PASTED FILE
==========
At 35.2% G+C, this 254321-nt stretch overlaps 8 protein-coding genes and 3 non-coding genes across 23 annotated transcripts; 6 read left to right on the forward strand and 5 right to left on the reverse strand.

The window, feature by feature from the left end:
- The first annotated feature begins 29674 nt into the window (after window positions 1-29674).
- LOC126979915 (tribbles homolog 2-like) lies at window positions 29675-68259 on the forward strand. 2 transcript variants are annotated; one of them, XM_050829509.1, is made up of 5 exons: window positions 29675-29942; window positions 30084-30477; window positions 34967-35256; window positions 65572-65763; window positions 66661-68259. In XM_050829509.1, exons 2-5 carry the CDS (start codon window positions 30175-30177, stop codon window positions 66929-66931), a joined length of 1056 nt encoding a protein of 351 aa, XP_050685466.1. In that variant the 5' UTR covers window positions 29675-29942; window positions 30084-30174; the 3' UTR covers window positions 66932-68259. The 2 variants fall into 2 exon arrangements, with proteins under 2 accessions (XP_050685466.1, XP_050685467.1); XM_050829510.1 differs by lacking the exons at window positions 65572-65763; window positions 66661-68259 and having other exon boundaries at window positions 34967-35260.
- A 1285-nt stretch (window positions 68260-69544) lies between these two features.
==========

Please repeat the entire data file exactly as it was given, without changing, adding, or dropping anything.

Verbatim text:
At 35.2% G+C, this 254321-nt stretch overlaps 8 protein-coding genes and 3 non-coding genes across 23 annotated transcripts; 6 read left to right on the forward strand and 5 right to left on the reverse strand.

The window, feature by feature from the left end:
- The first annotated feature begins 29674 nt into the window (after window positions 1-29674).
- LOC126979915 (tribbles homolog 2-like) lies at window positions 29675-68259 on the forward strand. 2 transcript variants are annotated; one of them, XM_050829509.1, is made up of 5 exons: window positions 29675-29942; window positions 30084-30477; window positions 34967-35256; window positions 65572-65763; window positions 66661-68259. In XM_050829509.1, exons 2-5 carry the CDS (start codon window positions 30175-30177, stop codon window positions 66929-66931), a joined length of 1056 nt encoding a protein of 351 aa, XP_050685466.1. In that variant the 5' UTR covers window positions 29675-29942; window positions 30084-30174; the 3' UTR covers window positions 66932-68259. The 2 variants fall into 2 exon arrangements, with proteins under 2 accessions (XP_050685466.1, XP_050685467.1); XM_050829510.1 differs by lacking the exons at window positions 65572-65763; window positions 66661-68259 and having other exon boundaries at window positions 34967-35260.
- A 1285-nt stretch (window positions 68260-69544) lies between these two features.